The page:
Press Release · Wednesday, August 18, 1999
August 18, 1999
Films at the National Archives in October
Washington, DC . . . In October, the National Archives and Records Administration presents film screenings relating to Hispanic Heritage Month and a new documentary by Rory Kennedy, American Hollow (1999).
The screenings will be held in the theater of the National Archives Building, Pennsylvania Avenue between 7th and 9th Streets, NW, and in the auditorium the National Archives at College Park, which is located at 8601 Adelphi Road, College Park, MD. All programs are free and open to the public. Free parking is available at the National Archives at College Park. The times and dates may be verified by calling the National Archives public events line at (201)501-5000. The hearing impaired should call TDD (202) 501-5404 for information.
Please Note: The theater at the downtown National Archives Building is equipped with a system that allows the hearing-impaired to use a set of headphones, or neck loop and a small receiver, to enhance the volume of the public address system. Visitors may request these devices in the projection booth.
Washington, DC Events
Friday, October 8 -- Archival Film: Hispanic Heritage
The National Archives presents two documentaries from the National Archives motion picture holdings produced by the United States Information Agency.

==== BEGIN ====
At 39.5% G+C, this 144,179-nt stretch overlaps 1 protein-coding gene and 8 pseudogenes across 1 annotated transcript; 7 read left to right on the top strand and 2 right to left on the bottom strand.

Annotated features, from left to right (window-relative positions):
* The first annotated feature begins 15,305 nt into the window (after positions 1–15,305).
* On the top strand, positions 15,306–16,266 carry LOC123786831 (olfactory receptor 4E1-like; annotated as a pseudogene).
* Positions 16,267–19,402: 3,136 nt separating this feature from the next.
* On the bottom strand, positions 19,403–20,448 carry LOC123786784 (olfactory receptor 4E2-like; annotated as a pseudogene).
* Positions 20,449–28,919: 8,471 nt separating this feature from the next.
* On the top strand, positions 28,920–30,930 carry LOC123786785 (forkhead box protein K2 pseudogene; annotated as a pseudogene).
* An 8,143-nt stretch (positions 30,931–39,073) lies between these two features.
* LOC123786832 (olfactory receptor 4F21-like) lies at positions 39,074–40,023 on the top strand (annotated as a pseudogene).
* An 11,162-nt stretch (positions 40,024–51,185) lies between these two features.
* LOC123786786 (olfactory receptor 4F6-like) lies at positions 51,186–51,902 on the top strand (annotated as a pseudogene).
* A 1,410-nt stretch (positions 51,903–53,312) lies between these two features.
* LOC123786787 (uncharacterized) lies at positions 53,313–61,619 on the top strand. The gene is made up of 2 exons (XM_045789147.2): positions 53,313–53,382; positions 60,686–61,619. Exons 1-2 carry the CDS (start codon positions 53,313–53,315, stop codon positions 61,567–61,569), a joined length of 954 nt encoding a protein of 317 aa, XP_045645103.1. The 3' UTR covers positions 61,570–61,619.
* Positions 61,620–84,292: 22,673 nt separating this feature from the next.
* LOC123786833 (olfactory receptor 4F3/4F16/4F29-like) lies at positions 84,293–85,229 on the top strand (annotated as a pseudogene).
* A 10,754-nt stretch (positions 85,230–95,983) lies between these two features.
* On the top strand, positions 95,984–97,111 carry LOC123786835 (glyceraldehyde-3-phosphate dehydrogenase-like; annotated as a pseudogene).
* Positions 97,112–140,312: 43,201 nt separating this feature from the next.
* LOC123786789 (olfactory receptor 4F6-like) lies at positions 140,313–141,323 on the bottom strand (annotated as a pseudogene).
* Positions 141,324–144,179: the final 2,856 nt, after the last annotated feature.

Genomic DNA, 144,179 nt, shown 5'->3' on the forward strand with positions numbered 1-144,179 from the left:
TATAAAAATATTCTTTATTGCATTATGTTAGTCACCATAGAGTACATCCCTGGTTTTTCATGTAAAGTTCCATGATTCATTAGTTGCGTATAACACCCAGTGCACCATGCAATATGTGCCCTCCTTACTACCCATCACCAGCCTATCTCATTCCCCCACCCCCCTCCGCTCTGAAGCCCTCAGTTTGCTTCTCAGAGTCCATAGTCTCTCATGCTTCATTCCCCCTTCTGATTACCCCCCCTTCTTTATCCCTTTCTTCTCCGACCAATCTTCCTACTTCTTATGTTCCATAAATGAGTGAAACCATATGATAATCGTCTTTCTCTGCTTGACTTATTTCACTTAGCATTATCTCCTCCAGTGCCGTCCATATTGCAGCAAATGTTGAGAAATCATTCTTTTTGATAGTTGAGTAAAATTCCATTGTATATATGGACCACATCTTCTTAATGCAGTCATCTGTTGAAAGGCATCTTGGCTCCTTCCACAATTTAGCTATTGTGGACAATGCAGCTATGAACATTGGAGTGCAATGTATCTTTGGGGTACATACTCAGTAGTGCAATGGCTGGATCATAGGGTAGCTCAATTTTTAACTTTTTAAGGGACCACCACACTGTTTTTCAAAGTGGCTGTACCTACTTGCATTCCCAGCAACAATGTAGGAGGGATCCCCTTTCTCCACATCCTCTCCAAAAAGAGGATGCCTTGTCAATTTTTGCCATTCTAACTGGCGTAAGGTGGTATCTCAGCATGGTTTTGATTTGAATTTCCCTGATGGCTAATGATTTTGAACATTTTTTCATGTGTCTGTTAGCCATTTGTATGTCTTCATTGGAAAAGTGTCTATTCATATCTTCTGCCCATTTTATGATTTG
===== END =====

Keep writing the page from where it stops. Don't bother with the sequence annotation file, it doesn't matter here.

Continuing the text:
The School at Rincon Santo, released in 1963. Designed to promote the Kennedy Administration's "Alliance for Progress" aid program in Latin America, this poignant short film tells the story of building the first and only schoolhouse in the Colombian village of Rincon Santo. Directed by James Blue. (11 minutes.)
And Now, Miguel, released in 1953. This classic documentary depicts a Hispanic family living in the American Southwest who inherited the traditions of sheep-raising from their Spanish ancestors. Directed by Joseph Krumgold. (53 minutes.) Noon. Theater.
Thursday, October 14 and Friday, October 15 -- New Documentary
American Hollow, released in 1999. For a year, documentary filmmaker Rory Kennedy lived with the Bowlings, an Appalachian family residing in one of the most impoverished areas of the United States. The resulting film shows how deeply the film maker was trusted by her su